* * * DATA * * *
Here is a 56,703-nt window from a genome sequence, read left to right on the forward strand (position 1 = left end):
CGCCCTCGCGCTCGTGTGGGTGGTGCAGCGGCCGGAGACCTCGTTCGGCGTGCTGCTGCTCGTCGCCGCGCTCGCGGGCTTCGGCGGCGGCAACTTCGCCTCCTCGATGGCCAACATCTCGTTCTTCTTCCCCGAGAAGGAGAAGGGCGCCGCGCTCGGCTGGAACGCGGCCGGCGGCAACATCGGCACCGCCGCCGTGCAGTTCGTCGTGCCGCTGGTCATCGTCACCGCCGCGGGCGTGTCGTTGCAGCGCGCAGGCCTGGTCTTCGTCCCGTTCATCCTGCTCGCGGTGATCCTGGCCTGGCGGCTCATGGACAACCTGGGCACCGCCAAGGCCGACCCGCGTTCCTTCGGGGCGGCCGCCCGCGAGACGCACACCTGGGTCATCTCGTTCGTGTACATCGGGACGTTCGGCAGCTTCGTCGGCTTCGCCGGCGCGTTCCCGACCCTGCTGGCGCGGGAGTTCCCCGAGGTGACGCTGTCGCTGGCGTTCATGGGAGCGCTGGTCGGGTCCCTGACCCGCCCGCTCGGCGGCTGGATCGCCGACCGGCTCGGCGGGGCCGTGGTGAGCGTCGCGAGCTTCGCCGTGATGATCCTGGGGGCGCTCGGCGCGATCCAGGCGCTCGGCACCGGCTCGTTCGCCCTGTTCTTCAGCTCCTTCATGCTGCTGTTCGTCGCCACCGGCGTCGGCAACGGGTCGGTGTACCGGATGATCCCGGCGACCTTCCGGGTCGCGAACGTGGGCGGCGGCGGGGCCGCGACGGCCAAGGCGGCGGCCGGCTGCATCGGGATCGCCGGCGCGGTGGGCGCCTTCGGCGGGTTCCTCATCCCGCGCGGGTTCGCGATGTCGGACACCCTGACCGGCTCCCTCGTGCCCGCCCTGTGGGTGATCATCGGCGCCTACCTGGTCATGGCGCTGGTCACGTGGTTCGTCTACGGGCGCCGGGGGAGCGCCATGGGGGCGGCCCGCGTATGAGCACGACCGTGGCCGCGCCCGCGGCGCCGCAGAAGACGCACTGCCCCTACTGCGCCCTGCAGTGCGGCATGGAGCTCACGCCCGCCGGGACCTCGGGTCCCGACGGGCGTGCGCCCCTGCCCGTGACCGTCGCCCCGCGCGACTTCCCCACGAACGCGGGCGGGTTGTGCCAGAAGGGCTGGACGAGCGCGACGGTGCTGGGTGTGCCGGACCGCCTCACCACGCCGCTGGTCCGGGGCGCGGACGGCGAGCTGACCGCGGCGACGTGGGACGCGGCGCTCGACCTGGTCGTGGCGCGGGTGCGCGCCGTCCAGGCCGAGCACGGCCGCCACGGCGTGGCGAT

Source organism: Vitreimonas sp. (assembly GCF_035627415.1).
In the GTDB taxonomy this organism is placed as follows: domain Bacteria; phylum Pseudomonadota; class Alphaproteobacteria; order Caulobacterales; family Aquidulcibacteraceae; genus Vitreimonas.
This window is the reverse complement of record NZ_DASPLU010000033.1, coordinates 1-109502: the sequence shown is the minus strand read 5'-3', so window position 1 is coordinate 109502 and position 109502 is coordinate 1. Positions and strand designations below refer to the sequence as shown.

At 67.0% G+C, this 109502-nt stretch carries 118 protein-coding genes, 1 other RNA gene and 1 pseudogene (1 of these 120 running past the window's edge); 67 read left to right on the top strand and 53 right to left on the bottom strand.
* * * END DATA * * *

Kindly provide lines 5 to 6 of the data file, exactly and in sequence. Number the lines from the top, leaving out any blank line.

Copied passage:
This window is the reverse complement of record NZ_DASPLU010000033.1, coordinates 1-109502: the sequence shown is the minus strand read 5'-3', so window position 1 is coordinate 109502 and position 109502 is coordinate 1. Positions and strand designations below refer to the sequence as shown.

At 67.0% G+C, this 109502-nt stretch carries 118 protein-coding genes, 1 other RNA gene and 1 pseudogene (1 of these 120 running past the window's edge); 67 read left to right on the top strand and 53 right to left on the bottom strand.